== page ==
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ADHD Medications List

An ADHD medications list can be divided into 4 basic types:

  • Stimulant medication, e.g. Ritalin, Adderall and Vyvanse.
  • Non-stimulant medication, e.g. Strattera and Intuniv.
  • Antidepressants, e.g. Wellbutrin and Tofranil.
  • Natural ADHD treatments, e.g. Attend, Extress and Memorin.

Only the last group, the natural supplements are free from side effects and do not cause sleep or appetite problems.


ADHD (Attention Deficit Hyperactivity Disorder) is not as simple as most sites and even doctors present it. They repeat the standard ADHD diagnosis model, based on the official diagnostic manual the DSM-IV (Diagnostic and Statistical Manual of Mental Disorders Fourth Edition). There are a few problems relying on it without a dose of healthy scepticism.


The first complication is terminology. ADHD is generally diagnosed by what are called attention deficit disorder symptoms. The problem is that a symptom is not a disorder. The cause of the symptom is a disorder, not the symptom itself. Coughing is not a disorder; the cause of the coughing is the disorder, whether it is a common cold, emphysema, tuberculosis or lung cancer. They each require different treatment, but share a common symptom, coughing.


Even brain scans, the new toys for brain scientists, do not show the cause, but measure the symptoms. If something is wrong in the brain wiring, that must have a cause. Focussing on the symptom helps to produce more scientific articles, as it is easier to study symptoms than it is to find the cause. Brain scans can study conscious thought activity in the brain, but intuitive and subconscious thought processes are not so easy to quantify.


The second complication is that the official diagnostic manual the ADHD diagnosis is based on, the DSM-IV, has tried to explain how the term “disorder” should be used, and has changed the word from describing a noun like disease, illness or sickness, to defining “disorder” as an abstract concept. Confused? After I have read hundreds of scientific research articles on ADHD it is clear that the majority of the authors do not understand the used of the word “disorder” in the DSM-IV manual, or they have not read the introduction.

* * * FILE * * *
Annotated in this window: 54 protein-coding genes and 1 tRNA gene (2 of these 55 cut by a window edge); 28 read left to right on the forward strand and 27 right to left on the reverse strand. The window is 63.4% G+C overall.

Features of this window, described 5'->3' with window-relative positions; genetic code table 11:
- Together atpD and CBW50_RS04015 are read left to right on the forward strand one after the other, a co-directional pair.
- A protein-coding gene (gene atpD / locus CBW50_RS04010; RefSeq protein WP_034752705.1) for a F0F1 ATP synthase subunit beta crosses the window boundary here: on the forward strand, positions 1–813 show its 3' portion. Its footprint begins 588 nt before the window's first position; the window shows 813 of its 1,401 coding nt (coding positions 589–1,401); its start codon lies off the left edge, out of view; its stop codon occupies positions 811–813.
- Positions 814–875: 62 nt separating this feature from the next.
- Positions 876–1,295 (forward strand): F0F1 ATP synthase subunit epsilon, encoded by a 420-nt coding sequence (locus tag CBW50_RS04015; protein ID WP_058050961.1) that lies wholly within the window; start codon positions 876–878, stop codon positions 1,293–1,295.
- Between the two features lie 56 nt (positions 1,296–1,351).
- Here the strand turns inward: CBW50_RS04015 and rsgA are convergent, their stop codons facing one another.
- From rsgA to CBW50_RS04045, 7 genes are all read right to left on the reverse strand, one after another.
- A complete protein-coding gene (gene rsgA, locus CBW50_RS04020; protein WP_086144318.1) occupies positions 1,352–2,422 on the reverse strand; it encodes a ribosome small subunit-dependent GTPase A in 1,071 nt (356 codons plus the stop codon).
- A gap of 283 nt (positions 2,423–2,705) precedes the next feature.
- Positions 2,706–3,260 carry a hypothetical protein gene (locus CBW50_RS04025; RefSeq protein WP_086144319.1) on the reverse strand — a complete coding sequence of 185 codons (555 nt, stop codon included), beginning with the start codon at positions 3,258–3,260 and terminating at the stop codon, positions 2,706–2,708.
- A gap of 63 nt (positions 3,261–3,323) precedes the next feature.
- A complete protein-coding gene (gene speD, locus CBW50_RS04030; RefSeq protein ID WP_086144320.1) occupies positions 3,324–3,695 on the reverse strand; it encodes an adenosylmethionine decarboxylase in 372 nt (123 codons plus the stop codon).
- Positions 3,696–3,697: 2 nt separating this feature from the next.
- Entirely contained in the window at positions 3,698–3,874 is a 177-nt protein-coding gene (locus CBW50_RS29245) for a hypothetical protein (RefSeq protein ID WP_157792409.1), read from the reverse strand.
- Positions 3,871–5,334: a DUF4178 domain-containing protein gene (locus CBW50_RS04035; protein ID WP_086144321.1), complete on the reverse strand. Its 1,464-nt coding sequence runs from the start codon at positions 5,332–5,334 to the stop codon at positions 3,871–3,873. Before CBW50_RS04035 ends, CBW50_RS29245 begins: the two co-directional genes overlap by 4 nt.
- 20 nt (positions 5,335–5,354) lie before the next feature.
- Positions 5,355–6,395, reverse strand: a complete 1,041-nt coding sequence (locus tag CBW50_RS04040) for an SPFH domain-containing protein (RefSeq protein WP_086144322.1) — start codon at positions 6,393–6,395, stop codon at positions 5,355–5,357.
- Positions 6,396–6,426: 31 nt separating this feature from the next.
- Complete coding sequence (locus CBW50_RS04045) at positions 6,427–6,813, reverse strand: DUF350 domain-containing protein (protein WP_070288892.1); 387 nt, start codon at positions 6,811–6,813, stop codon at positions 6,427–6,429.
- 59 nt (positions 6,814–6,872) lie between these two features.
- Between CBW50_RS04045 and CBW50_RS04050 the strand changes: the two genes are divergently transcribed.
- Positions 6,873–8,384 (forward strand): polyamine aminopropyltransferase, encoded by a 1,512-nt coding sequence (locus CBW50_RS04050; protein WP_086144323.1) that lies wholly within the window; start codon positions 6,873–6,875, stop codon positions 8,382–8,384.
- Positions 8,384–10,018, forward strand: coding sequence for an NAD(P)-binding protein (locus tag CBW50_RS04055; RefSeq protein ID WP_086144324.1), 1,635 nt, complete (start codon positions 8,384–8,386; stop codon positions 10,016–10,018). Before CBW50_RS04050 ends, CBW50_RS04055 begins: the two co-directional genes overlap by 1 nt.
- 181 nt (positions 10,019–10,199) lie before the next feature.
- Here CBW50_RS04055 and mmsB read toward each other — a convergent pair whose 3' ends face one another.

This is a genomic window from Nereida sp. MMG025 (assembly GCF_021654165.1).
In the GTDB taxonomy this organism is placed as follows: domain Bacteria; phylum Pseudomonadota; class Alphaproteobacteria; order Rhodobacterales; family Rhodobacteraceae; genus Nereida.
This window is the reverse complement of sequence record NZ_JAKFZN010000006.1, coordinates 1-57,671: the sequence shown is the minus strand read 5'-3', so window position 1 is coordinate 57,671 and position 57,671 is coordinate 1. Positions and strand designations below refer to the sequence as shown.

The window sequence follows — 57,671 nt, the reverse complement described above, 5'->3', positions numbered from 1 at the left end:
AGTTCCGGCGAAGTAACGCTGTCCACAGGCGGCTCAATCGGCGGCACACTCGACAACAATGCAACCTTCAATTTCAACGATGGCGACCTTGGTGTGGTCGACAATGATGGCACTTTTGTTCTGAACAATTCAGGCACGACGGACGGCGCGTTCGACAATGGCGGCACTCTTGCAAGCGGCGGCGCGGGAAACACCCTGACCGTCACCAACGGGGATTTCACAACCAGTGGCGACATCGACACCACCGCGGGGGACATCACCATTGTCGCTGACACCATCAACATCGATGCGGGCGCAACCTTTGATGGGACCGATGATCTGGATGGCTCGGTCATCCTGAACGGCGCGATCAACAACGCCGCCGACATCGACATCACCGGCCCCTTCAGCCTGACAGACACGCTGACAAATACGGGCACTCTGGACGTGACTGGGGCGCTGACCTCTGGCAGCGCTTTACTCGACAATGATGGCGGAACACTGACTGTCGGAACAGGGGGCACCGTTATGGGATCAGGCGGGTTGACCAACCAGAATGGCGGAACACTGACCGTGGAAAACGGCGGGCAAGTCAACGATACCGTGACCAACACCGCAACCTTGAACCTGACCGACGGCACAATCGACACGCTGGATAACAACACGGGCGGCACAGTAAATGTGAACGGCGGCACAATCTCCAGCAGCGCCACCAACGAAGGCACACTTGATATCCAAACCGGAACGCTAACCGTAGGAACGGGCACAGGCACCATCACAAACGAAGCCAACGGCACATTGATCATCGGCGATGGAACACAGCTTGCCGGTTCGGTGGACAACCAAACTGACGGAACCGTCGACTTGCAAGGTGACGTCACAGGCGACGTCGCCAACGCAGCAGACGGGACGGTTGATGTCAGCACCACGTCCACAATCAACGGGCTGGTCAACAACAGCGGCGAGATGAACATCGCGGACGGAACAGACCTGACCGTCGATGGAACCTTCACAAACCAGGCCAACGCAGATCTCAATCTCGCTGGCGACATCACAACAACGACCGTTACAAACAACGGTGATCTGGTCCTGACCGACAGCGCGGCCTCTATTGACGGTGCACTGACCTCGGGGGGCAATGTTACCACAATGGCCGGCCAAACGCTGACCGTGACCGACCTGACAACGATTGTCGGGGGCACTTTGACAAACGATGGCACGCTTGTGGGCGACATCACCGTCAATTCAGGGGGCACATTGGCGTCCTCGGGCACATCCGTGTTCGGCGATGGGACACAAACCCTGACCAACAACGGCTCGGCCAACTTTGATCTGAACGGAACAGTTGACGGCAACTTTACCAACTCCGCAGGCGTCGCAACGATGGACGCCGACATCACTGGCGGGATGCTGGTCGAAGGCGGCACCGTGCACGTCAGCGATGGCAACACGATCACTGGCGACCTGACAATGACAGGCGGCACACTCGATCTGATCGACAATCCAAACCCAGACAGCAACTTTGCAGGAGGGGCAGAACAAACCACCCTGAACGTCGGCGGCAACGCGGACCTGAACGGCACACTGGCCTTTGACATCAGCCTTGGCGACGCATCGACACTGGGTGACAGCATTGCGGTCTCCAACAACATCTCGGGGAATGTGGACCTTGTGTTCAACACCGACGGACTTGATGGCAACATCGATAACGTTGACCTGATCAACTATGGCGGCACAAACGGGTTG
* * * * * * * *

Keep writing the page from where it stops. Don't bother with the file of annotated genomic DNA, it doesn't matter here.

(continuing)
The third complication is an oversimplification of the role of dopamine in the human brain. This is convenient when writing a scientific article, as it gives the impression the author understands the subject, but it results in generalised interpretations. It does not advance the understanding of what ADHD is, merely keeps ADHD research stuck in circular reasoning.


If the attention deficit the child is experiencing in a boring school class is due to a dopamine deficiency, then where did the dopamine come from an hour later when the ADHD kid is at home engaged in his or her favourite hobby?


If dopamine is the reason for attention deficit, then why is the following type of statement found in the prescription information for every adhd medication produced by pharmaceutical companies?

“The mode of action in man is not completely understood, but Ritalin presumably activates the brain stem arousal system and cortex to produce its stimulant effect.
There is neither specific evidence which clearly establishes the mechanism whereby Ritalin produces its mental and behavioral effects in children, nor conclusive evidence regarding how these effects relate to the condition of the central nervous system.”

Ritalin Prescribing Information from Novartis. Ritalin is used here, but it is the same with Concerta, Focalin, Adderall, Vyvanse, Strattera, Intuniv, etc. under the headings “Pharmacodynamics,” or “Mode of Action,” using words or phrases like presumably, thought to, believed to, etc.


A list of medications for ADHD starts with the Ritalin stimulant type drugs.





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